2. Applied Problems 138
3. Spelling 117
4. Passage Comprehension 120
5. Calculation 107
6. Writing Samples 108
8. Oral Reading 128
9. Sentence Reading Fluency 121
10. Math Facts Fluency 106
11. Sentence Writing Fluency 105
Posted by: aeh

Re: Correlation btw WASI & WISC? Referral form weight? - 07/19/22 04:39 PM

So actually, the WASI-II results are nearly identical to the previous administration on the PRI. It's the VCI that has gone up a bit. The main set of scores that is different is your previous neuropsych (WISC-V). Based on what you've provided, I agree about the possible impact of time limits and attentional dysregulation on her 2019 WISC. We also have to qualify the 2019 WASI scores by noting that there may have been a tiny bit of score inflation on that PRI due to practice effects (the items are not identical, but the novelty of the tasks themselves would have been lost). Another factor is what she said about herself this time around, which is that a WISC is substantially longer than a WASI. That WISC likely took at least an hour and a half, possibly longer (especially if she attempted a lot of block designs), vs 30-40 minutes for the WASI.

IOW, for the upcoming neuropsych, they need to be aware that she fatigues quickly, and may need more frequent breaks.

To be fair, she probably didn't literally take an entire day on recent testing (unless she needed a lot of breaks, which is possible), based only on the WASI and the core WJ subtests. With her fluency scores (which are age-appropriate or above), the WJ shouldn't have taken more than about two hours or so (all told, no more than about three hours of testing between the two tests). But yes, it is still tiring to do one's entire cognitive and achievement testing in the same day.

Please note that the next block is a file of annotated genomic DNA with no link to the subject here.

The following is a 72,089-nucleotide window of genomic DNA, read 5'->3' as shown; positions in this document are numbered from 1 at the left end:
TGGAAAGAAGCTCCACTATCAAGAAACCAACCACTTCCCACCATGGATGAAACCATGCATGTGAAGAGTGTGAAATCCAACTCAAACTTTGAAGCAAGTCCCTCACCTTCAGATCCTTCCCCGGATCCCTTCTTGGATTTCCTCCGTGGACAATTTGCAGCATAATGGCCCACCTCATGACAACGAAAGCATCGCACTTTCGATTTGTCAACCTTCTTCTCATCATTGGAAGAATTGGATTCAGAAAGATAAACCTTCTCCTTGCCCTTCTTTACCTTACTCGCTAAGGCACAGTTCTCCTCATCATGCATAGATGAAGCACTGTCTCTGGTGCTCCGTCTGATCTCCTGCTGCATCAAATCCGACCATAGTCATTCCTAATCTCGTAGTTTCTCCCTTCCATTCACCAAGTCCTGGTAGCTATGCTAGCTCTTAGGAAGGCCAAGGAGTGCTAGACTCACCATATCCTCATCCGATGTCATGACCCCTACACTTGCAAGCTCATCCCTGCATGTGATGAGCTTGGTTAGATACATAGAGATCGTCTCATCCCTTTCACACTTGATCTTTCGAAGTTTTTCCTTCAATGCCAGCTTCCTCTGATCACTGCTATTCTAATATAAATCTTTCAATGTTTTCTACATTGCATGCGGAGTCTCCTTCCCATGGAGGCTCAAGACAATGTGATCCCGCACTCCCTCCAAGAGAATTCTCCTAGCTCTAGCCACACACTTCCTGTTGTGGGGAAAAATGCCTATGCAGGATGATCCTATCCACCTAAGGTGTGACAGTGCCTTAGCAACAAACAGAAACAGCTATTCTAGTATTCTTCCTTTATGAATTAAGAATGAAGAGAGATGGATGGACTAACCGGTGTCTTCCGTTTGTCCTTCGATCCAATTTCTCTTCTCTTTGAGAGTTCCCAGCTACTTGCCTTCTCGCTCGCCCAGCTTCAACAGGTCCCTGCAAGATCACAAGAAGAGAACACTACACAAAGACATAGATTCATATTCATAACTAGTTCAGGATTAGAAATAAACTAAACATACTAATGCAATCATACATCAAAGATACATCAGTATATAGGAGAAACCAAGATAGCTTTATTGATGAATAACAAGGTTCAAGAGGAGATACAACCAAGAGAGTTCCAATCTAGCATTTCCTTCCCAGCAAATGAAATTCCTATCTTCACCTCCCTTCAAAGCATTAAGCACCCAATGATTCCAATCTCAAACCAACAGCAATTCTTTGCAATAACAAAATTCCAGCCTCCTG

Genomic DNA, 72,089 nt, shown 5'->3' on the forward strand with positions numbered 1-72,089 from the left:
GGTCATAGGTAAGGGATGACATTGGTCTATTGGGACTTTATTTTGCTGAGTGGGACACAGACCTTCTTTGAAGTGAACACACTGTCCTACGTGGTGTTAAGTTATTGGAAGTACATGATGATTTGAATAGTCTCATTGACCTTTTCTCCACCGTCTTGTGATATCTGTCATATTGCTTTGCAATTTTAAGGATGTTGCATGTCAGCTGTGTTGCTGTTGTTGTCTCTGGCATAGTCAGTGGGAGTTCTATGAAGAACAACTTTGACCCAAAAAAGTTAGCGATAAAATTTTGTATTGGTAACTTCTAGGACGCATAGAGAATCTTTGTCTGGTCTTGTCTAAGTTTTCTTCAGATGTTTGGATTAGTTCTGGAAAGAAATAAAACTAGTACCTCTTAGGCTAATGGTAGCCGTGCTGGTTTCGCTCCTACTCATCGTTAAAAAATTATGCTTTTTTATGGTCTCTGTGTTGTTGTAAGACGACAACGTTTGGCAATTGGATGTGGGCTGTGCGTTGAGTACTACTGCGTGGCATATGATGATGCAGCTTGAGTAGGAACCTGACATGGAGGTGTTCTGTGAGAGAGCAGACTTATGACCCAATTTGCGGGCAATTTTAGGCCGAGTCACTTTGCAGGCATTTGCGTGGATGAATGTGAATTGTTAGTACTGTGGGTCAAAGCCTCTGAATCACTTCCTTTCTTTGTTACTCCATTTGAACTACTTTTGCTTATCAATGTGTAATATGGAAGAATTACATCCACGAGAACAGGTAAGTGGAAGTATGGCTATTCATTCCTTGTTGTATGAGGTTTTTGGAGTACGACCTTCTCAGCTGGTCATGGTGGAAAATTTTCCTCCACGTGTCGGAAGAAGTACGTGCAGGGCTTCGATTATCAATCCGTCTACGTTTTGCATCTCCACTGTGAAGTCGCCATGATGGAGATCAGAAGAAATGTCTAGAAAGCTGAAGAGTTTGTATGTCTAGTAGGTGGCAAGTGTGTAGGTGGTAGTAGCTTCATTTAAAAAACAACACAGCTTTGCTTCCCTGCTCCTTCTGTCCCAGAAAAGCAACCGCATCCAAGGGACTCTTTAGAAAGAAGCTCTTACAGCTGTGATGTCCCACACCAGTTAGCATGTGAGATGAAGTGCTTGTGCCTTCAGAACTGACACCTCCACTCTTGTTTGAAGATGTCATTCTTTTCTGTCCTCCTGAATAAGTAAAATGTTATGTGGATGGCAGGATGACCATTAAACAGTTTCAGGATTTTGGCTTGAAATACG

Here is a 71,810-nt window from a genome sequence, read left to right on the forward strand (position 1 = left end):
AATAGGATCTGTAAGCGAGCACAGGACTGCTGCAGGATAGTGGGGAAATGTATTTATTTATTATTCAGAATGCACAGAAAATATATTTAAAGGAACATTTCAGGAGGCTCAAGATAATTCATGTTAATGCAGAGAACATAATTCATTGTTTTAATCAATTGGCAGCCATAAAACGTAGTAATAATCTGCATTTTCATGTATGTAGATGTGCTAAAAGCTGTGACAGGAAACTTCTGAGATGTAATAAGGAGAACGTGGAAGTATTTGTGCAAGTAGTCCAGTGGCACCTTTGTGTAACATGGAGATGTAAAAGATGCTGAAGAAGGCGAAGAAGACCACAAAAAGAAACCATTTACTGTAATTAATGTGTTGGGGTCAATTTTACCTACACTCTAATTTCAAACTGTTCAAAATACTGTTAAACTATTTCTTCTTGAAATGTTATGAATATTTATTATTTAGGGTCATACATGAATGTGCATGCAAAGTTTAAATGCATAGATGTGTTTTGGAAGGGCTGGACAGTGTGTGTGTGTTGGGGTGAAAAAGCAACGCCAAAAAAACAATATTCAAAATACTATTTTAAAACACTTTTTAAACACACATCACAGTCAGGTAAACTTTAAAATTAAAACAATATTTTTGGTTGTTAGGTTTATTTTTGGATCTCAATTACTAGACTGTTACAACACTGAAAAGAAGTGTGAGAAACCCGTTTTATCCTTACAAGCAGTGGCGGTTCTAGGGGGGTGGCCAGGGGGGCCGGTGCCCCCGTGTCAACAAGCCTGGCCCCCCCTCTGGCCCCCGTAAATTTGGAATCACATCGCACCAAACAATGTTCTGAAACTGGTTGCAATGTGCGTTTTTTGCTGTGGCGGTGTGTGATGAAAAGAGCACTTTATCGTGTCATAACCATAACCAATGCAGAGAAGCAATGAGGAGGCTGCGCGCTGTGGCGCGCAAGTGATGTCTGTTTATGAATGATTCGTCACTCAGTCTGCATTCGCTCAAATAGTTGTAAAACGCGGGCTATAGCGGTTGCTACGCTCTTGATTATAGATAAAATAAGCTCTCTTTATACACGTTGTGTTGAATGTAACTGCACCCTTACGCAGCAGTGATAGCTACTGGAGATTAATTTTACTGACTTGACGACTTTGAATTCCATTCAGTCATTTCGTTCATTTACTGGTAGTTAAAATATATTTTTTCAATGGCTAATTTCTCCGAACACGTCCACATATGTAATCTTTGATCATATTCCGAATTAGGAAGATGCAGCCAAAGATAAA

As to the results, taking into account regression to the mean, her achievement scores generally are not unreasonable given her current and past cognitive measures. Reasoning (strong) has historically been much stronger than efficiency (age-appropriate), and nonverbal reasoning stronger than verbal reasoning, and that's how the academic measures come out.

The average scores are all ones that are affected by automaticity skills (MF & SWF, and their multi-step analogs Calc & WS). The VCI would predict language-based skills in the 120s, and that's where they fall in reading. The PRI would predict math skills in the 130s, and that is likewise where they are in reasoning.

The only skills that are consistently below personal expectations are her written expression skills, which are probably affected by the automaticity and organization vulnerabilities that are often associated with her existing diagnosis (although I would still want to keep a close eye on the possibility of an additional learning challenge in writing). If your neuropsych wants to take a closer look at writing (e.g., a TOWL-4, PAL-2 or similar), it might not be a bad idea.
Posted by: Mali

Re: Correlation btw WASI & WISC? Referral form weight? - 07/27/22 10:55 AM

Yeah, the school psychologist said she finished all the block designs on WASI-II. She ran out of time on the last one, but apparently still got the correct answer. The calculation narrative was surprising though; the psychologist's report said she skipped every division problem - even problems like 4/2 which she knows - which was very odd; but when we were reviewing it at the meeting, he showed us the page with the division problems highlighted and every one of them used the 'long division bracket' symbol instead of the symbol. I don't think she had any idea what the bracket meant; all of the schoolwork that had been sent home only used the symbol.